At its last Open Meeting on January 27, 2022, the FCC proposed to require Internet service providers (ISPs) to display “consumer broadband labels” containing important information about the provider’s services, such as prices, speeds, data allowances, and management practices.
At a minimum, the FCC would require providers to display labels on their websites depicting the broadband services that are offered. The FCC seeks comment on how providers should display the labels in other retail settings, such as in-person, on apps, or for purchases made over the phone. The FCC proposes that the labels look like standard food nutrition labels.
These proposed rules would require ISPs to create labels for each of their broadband service offerings, update their websites to include these labels, and implement procedures to ensure the labels are displayed in the manner required by the Commission. Providers also might be required to email labels to customers before completing purchases over the phone, or to notify customers when the contents of a label associated with their broadband service changes.
To promote its goal of ensuring customers have information necessary to make informed decisions in the broadband marketplace, the FCC also seeks comment on, among other things: how customers evaluate broadband service plans; whether the labels will help inform customers purchasing broadband; and what information should be included.
Some form of consumer label regulation is coming. Congress directed the FCC to implement broadband labels by November 15, 2022, and providers likely will have six months to comply with the new requirements after their adoption.
JSI will keep you informed on this important proposal and urges you to consider how your company will comply with these new requirements. JSI is available to assist in drafting comments in response to these proposed rules. The deadline for filing comments is March 9, 2022, and for reply comments, March 24, 2022. If you have questions, please contact Terri Parilla at 240-556-1307 or Amanda Farenthold at 301-459-7590.
On January 21, 2022, the FCC released a Report and Order and Further Notice of Proposed Rulemaking adopting its final regulations for the Affordable Connectivity Program (ACP), which helps ensure that households can afford broadband for school, work, healthcare, and other needs. Congress authorized $14.2 billion for the ACP under the Infrastructure Investment and Jobs Act (IIJA), which is expected to last several years.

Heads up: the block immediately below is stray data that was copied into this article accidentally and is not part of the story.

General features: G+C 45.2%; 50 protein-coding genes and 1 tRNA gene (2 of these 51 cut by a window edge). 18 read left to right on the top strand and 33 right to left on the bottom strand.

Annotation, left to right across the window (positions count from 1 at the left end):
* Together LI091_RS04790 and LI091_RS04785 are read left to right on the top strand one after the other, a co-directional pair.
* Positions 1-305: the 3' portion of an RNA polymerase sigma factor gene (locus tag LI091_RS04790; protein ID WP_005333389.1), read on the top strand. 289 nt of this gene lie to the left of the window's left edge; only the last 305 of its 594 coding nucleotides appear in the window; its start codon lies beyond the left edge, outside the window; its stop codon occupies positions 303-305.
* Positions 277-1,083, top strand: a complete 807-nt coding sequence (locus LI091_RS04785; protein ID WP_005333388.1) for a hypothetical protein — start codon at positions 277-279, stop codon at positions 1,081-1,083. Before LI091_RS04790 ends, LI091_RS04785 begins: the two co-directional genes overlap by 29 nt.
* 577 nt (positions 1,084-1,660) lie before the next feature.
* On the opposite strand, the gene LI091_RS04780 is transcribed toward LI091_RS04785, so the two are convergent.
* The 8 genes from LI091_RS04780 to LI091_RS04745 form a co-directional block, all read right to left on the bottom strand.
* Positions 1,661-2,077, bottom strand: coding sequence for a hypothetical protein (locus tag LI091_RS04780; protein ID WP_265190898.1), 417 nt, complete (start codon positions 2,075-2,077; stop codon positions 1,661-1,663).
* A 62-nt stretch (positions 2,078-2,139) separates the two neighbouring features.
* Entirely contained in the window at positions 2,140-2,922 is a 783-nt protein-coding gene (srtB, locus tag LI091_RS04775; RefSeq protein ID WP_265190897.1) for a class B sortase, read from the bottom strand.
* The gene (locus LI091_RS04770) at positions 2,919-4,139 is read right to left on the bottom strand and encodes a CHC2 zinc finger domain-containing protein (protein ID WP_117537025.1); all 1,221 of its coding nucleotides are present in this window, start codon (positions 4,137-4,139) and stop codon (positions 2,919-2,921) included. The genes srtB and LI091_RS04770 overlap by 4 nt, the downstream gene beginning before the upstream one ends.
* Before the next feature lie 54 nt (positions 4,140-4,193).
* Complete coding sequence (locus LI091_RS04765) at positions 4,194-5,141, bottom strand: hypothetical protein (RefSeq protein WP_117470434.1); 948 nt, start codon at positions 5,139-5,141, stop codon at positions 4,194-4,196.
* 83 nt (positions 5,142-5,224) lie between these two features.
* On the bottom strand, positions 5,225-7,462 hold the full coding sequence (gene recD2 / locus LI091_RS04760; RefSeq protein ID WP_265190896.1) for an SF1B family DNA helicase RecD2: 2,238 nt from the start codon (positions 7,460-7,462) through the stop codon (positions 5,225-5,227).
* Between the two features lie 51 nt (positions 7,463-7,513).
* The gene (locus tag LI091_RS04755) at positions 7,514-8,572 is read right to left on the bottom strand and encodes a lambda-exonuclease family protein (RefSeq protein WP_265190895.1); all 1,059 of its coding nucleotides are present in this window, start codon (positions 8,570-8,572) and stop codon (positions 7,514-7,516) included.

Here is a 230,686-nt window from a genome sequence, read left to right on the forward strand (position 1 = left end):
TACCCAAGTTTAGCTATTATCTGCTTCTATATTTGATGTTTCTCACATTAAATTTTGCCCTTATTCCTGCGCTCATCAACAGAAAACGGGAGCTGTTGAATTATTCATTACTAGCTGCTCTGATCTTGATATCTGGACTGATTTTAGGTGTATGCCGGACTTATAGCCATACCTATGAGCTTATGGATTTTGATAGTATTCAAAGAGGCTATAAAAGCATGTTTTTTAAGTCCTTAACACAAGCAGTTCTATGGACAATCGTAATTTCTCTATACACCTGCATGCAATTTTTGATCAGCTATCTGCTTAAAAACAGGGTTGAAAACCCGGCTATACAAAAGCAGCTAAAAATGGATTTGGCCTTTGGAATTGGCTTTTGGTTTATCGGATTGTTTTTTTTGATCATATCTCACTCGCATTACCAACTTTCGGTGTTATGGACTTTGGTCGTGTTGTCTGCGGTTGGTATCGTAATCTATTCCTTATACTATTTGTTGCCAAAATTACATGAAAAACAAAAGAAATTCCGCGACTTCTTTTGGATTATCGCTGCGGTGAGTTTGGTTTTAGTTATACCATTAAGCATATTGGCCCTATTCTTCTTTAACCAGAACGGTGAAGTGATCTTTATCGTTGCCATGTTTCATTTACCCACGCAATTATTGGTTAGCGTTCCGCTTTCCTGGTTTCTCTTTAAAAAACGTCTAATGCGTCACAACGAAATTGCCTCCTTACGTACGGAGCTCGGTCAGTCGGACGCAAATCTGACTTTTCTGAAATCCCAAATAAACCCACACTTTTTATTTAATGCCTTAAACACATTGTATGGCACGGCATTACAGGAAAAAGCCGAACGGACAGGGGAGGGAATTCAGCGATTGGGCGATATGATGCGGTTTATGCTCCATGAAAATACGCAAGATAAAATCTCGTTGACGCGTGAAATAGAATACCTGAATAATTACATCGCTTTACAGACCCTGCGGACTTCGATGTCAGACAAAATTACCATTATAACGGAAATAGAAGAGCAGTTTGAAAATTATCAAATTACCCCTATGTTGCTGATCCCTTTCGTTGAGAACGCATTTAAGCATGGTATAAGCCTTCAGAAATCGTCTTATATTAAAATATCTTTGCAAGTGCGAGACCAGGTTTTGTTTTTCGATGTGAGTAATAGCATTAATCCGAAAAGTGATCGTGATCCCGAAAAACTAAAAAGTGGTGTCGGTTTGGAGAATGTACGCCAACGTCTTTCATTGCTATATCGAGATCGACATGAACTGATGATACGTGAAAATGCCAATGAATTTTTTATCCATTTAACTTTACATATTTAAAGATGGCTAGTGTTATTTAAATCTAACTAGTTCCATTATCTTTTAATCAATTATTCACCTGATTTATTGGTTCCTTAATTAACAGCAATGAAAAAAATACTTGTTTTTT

The FCC’s new ACP regulations build on the Emergency Broadband Benefit Program (EBBP), which terminated on December 31, 2021, the same day the ACP began. Providers currently operate under the holdover EBBP regulations and FCC directives until the new ACP regulations become effective. Some ACP rules become effective 30 days after publication in the Federal Register and some become effective 60 days after publication in the Federal Register.
JSI encourages current ACP providers and those companies interested in becoming ACP providers to fully understand these regulations since key EBBP provisions have changed, such as how to solicit and enroll customers and how to comply with the new reporting and certification requirements.
The FCC is also seeking comment on additional items related to ACP, including an outreach grant program, a federal public housing pilot program, and a mechanism where subscribers in high-cost areas may receive an ACP benefit between $30 per month and $75 per month. Comments on these items are due 30 days after publication in the Federal Register.
Due to the important need for you to understand these new regulations, JSI is offering a webinar on the ACP on Thursday, February 10 at 2 p.m. Eastern. If you have questions about the ACP, please contact Lans Chase at 770-569-2105 or Liz Kayser at 512-338-0473.
On November 18, 2021, the FCC issued a Public Notice seeking comment on its implementation of the Affordable Connectivity Program (ACP). The ACP is part of the enacted Infrastructure Investment and Jobs Act and expands and modifies the current Emergency Broadband Benefit Program (EBBP) with a $14.2 billion appropriation and changes to the household eligibility requirements. The Commission seeks comment on how to transition from the EBBP to the ACP and welcomes input on how the ACP will operate as a long-term program. Comments are due December 8, 2021. Reply comments are due December 28, 2021.
The biggest change from the EBBP to the ACP is the monthly support amount for households located on non-tribal lands. This monthly support will decline from $50 per month to $30 per month. (The monthly benefit for eligible Tribal households remains unchanged at $75.) The effective start date of the ACP is established in the Act and will be December 31, 2021. There will be a 60-day transition from the EBBP benefit to the lower ACP benefit.
One provision of the ACP allows an enhanced benefit above the standard non-tribal $30 per month benefit, up to $75 per month for households served by providers in “high-cost areas” and where the provider can show a “particular economic hardship.” How providers in high-cost areas benefit from this provision is one area where the Commission seeks industry input.
JSI will be tracking this docket closely and will provide further details as the rules for the transition to the new ACP are finalized. If you have questions about the ACP or would like JSI to assist with filing comments, please contact Lans Chase at 770-569-2105, Liz Kayser at 512-338-0473, or Douglas Meredith at 801-294-4576.